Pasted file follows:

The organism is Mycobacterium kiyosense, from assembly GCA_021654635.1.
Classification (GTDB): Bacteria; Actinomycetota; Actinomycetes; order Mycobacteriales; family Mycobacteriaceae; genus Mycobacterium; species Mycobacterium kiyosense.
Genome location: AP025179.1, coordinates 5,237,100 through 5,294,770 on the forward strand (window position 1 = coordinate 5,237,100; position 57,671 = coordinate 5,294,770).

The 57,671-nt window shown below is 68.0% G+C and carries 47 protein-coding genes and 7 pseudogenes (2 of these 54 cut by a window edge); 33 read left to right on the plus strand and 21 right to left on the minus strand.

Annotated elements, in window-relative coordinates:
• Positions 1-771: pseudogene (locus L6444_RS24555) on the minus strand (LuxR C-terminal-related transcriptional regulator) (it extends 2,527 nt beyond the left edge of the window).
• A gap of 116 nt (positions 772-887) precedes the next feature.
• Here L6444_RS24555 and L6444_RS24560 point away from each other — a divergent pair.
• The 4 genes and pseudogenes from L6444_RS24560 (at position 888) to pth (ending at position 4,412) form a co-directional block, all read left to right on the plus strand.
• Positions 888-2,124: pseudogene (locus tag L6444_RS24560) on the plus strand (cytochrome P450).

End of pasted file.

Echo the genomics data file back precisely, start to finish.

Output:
The organism is Mycobacterium kiyosense, from assembly GCA_021654635.1.
Classification (GTDB): Bacteria; Actinomycetota; Actinomycetes; order Mycobacteriales; family Mycobacteriaceae; genus Mycobacterium; species Mycobacterium kiyosense.
Genome location: AP025179.1, coordinates 5,237,100 through 5,294,770 on the forward strand (window position 1 = coordinate 5,237,100; position 57,671 = coordinate 5,294,770).

The 57,671-nt window shown below is 68.0% G+C and carries 47 protein-coding genes and 7 pseudogenes (2 of these 54 cut by a window edge); 33 read left to right on the plus strand and 21 right to left on the minus strand.

Annotated elements, in window-relative coordinates:
• Positions 1-771: pseudogene (locus L6444_RS24555) on the minus strand (LuxR C-terminal-related transcriptional regulator) (it extends 2,527 nt beyond the left edge of the window).
• A gap of 116 nt (positions 772-887) precedes the next feature.
• Here L6444_RS24555 and L6444_RS24560 point away from each other — a divergent pair.
• The 4 genes and pseudogenes from L6444_RS24560 (at position 888) to pth (ending at position 4,412) form a co-directional block, all read left to right on the plus strand.
• Positions 888-2,124: pseudogene (locus tag L6444_RS24560) on the plus strand (cytochrome P450).